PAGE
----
Rethymno Crete Island Travel Guide gives you handy information on the city and the interesting things you can do in and around, like organised tours and cruises, vacation packages and short walks.
Rethymno lies between the White Mountains and Mt Psiloritis and borders to the prefectures of Hania and Iraklion. The prefecture has excellent beaches, picturesque mountain and seashore villages and famous resort centres. Rethymno town, the capital of the prefecture is divided into the old and the new town. While the new town is a typical modern city, the old town has retained much of its medieval and ottoman character and influence.
Some places of interest to visit include the Archaeological museum the Fortezza and the Venetian harbour. The old city was built over the ruins of ancient Rithymna. Small charming town where combine the Venetian and Ottoman architecture. The imposing fortress, also know as Fortezza was built in 1573 to protect the city's population. The Venetians build it with four bastions and three entrances so as to be protected from attack by sea. In our days during summer various events are held in the small open-air theatre located inside the walls.
The old Venetian harbour, from 1300 retains its picturesque character. There are numerous coffee shops and taverns on the seashore where you can relax and enjoy the view. The archaeological museum is housed in the Fortezza and contains exhibits from the Neolithic era until the Turkish domination. The exhibits contain ceramic and stone figurines, stone jewellery founded in the Gerani cave, collection of Roman statues and collections of Roman, Greek and Byzantine coins as well as sarcophagi and inscriptions from Axos and Eleutherna. Very near Rethymno there are beautiful beaches and fine hotels of all categories.
Rethymno area has many beaches where you can find lots of organised sea sports including sea diving. Also in many hotels, you will find sports campus and in those on the beach sea sports.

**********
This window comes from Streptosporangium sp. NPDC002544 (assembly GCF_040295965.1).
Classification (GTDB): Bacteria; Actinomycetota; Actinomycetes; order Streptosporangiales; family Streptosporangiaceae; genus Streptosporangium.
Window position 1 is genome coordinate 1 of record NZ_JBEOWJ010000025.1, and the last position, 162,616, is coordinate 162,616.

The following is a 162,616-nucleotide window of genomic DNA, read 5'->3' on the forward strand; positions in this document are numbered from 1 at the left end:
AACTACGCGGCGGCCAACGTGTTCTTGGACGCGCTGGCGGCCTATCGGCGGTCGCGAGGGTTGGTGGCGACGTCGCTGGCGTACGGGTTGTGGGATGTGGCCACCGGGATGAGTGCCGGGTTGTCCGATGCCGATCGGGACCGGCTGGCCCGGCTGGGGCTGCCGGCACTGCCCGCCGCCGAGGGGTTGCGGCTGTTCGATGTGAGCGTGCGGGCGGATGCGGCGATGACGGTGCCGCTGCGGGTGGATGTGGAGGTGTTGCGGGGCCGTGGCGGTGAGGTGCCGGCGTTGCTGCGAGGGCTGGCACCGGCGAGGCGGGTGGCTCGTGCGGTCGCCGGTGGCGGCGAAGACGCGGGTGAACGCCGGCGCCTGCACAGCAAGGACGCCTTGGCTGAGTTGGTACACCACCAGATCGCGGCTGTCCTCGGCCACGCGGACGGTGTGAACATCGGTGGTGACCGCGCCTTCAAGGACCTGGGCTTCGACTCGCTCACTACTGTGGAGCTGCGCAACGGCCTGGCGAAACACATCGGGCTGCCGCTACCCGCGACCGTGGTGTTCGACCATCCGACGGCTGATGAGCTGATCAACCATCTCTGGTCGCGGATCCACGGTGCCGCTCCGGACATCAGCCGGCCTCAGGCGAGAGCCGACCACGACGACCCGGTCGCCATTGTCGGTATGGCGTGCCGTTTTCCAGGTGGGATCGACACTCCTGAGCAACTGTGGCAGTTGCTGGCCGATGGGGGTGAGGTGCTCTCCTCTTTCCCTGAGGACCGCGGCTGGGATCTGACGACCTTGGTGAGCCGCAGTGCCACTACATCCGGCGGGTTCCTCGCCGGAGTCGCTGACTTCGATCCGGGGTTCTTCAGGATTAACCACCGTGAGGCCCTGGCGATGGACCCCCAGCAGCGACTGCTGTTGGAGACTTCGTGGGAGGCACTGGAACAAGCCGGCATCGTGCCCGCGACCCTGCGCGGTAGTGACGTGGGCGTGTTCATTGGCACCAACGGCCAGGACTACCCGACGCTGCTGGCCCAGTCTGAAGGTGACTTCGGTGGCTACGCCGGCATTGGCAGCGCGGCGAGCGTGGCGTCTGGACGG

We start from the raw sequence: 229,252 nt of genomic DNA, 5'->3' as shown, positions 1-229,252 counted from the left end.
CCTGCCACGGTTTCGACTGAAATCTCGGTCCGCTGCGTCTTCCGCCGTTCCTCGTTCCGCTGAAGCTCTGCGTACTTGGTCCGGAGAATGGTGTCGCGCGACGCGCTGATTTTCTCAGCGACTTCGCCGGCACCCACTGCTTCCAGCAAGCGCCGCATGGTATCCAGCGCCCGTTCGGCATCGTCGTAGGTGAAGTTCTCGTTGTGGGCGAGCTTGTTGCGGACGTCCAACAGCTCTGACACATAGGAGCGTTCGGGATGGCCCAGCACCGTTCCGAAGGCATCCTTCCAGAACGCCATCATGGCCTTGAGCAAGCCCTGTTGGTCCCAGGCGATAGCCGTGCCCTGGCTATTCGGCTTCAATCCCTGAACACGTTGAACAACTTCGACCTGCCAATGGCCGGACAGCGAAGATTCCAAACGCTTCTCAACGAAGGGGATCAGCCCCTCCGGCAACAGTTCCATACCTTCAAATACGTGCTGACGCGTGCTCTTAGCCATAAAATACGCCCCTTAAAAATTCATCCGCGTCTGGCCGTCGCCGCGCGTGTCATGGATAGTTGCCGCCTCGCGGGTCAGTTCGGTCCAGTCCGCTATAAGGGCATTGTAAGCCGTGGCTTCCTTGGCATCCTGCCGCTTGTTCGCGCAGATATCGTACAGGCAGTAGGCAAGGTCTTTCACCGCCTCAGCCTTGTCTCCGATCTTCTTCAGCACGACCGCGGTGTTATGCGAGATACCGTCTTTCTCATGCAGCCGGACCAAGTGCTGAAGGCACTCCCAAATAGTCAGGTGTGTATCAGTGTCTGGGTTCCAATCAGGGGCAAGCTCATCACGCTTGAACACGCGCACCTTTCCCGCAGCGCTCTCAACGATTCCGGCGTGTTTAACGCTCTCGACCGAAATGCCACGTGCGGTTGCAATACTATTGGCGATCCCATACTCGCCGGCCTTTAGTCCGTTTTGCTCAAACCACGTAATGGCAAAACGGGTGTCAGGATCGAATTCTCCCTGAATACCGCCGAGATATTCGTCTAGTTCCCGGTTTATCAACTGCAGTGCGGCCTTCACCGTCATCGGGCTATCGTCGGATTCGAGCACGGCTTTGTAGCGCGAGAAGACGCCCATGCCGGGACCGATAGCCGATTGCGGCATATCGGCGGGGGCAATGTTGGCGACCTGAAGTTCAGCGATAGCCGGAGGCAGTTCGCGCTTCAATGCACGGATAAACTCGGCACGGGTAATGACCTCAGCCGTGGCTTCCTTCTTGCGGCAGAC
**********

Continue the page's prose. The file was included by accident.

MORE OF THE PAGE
This region as a whole is rich with ancient history, most notably through the Minoan civilisation centred at Kydonia east of Rethymno. Rethymno itself began a period of growth when the Venetian conquerors of the island decided to put an intermediate commercial station between Heraklion and Chania, acquiring its own bishop and nobility in the process. Today's old town (palia poli) is almost entirely built by the Republic of Venice. It is one of the best-preserved old towns in Crete. The town still maintains its old aristocratic appearance, with its buildings dating from the 16th century, arched doorways, stone staircases, Byzantine and Hellenic-Roman remains, the small Venetian harbour and narrow streets. The Venetian Loggia houses the information office of the Ministry of Culture and Sports. A Wine Festival is held there annually at the beginning of July. Another festival, in memory of the destruction of the Arkadi Monastery, is held on 7–8 November. The city's Venetian-era citadel, the Fortezza of Rethymno, is one of the best-preserved castles in Crete. Other monuments include the Neratze mosque (the Municipal Odeon arts centre), the Great Gate (Μεγάλη Πόρτα or "Porta Guora"), the Piazza Rimondi and the Loggia. The town was captured by the Ottoman Empire in 1646 during the Cretan War (1645–69) and they ruled it for almost three centuries. The town, called Resmo in Turkish, was the centre of a sanjak during Ottoman rule. During the Battle of Crete (20–30 May 1941), the Battle of Rethymno was fought between German paratroopers and the Second Australian Imperial Force and Hellenic Army. Although initially unsuccessful, the Germans won the battle after receiving reinforcements from Maleme in the Northwestern part of the island Today the city's main income is from tourism, many new facilities having been built in the past 20 years. Agriculture is also notable, especially for olive oil and other Mediterranean products.